How AI Help an Aging Population Stay Healthier and Happier
Loneliness and social isolation is making old age look unattractive, but AI is changing the narrative.
While in hospital recovering from surgery, Satoshi was lonely, and his mental health was suffering. Vision impairment also compounded his emotional stress and so did the challenges of post-surgery recovery. He couldn’t watch tv, he couldn’t use devices with visual interfaces, and as a result, couldn’t complete seemingly straightforward tasks — check the time, call loved ones, listen to the news.
His family decided to set him up with a voice-enabled speaker. The device reminded him to take his medication and connected him to his family — as he didn’t need to tap and interact with the device visually. He asks the speaker for news and weather updates, music and audio book tips and crossword puzzle clues. He sometimes asks it to tell him a joke.
Now out of the hospital, Satoshi continues to use his smart speaker. The device has become an essential part of his daily routine, it provides companionship, and reduces his external dependence. Satoshi’s positive experience with a voice assistant is an example of how innovative technology can provide social companionship, improve mental health, and thereby physical health of the elderly in an aging society.
Population aging — the increase of the share of older individuals in a society due to fertility declines and rising life expectancy — is an irreversible global trend with far-reaching economic and socio-political consequences. These ageing trends are steering global demographics into uncharted territory, transforming populations and societies around the globe. By 2050, it’s estimated that at least 40 percent of the population in Japan, Germany, Italy, and Singapore will be over the age of 60. For the United Kingdom, Canada, United States and Brazil, it’s anticipated that proportion will stand at 30 percent.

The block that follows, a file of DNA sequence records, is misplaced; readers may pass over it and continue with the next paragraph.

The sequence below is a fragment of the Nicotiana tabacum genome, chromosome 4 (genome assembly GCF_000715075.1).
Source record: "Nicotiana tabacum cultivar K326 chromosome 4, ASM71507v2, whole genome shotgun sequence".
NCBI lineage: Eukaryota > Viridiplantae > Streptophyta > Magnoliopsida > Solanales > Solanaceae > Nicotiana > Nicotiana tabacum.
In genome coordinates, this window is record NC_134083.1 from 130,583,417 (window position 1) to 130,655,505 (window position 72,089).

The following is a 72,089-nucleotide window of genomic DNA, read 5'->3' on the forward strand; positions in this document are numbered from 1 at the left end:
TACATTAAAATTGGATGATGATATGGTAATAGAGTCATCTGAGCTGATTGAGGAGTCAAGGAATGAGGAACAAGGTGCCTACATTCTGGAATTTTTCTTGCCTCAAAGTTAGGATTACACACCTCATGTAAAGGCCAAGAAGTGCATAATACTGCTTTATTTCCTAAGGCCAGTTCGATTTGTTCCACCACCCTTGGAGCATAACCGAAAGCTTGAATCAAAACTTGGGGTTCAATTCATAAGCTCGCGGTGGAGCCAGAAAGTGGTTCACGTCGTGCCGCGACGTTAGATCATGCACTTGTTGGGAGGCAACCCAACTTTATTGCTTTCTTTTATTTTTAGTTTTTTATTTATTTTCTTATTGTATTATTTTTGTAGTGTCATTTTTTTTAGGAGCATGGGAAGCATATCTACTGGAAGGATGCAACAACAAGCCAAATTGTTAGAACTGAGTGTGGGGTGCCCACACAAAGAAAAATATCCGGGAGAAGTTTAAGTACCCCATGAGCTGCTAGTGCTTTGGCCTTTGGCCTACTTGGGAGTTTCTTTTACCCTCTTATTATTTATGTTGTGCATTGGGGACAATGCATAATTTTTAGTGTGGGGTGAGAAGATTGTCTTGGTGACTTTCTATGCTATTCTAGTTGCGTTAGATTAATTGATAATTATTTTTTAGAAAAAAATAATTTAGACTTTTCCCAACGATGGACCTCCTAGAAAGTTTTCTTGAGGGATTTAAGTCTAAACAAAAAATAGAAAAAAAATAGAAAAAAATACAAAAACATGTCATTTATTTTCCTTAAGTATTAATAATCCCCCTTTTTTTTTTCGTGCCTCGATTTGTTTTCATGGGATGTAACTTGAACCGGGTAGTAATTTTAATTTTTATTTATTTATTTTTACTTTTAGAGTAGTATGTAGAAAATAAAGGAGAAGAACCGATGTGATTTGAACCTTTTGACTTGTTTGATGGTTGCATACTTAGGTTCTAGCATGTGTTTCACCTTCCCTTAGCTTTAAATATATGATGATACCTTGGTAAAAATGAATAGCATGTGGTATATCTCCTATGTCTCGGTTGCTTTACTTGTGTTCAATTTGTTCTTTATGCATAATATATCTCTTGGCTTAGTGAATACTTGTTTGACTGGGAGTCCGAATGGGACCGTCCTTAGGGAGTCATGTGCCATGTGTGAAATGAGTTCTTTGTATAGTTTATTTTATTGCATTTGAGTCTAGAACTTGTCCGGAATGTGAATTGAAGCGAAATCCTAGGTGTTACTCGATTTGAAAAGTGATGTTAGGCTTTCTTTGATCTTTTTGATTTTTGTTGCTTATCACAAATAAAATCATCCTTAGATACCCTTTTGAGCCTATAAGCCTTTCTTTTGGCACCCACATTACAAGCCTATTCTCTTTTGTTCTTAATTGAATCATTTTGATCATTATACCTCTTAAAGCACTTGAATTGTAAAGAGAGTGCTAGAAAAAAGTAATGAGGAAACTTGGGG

What does this mean for society?
Population aging will likely lead to declining labor forces, lower fertility, and an increase in the age dependency ratio, the ratio of working-age to old-age individuals. To illustrate, while there were 10 workers for every person older than 64 in the world in 1970, the expected number in 2050 is only four; it will even be less than two in some European countries.
A growing number of senior citizens puts greater pressure on care resources, which are often already stretched. The impact is already being felt in a lot of countries including the US which is projected to face a shortage of 40,800 to 104,900 physicians by 2030.
Many elderly people are also reluctant to leave their homes, wanting to live in familiar surroundings for as long as possible. However, issues with mobility, dementia, and memory loss, failing sight and hearing and loneliness are all areas where people may need support as they get older. As a result, the situation would also pose a challenge to the fiscal and macroeconomic stability of many societies through increased government spending on pension, healthcare, and social benefits programs for the elderly. This may hurt economic growth and overall quality of life if governments need to divert public spending from education and infrastructure investment to finance programs for the elderly.
Population aging will likely lead to declining labor forces, lower fertility, and an increase in the age dependency ratio, the ratio of working-age to old-age individuals.
The power of AI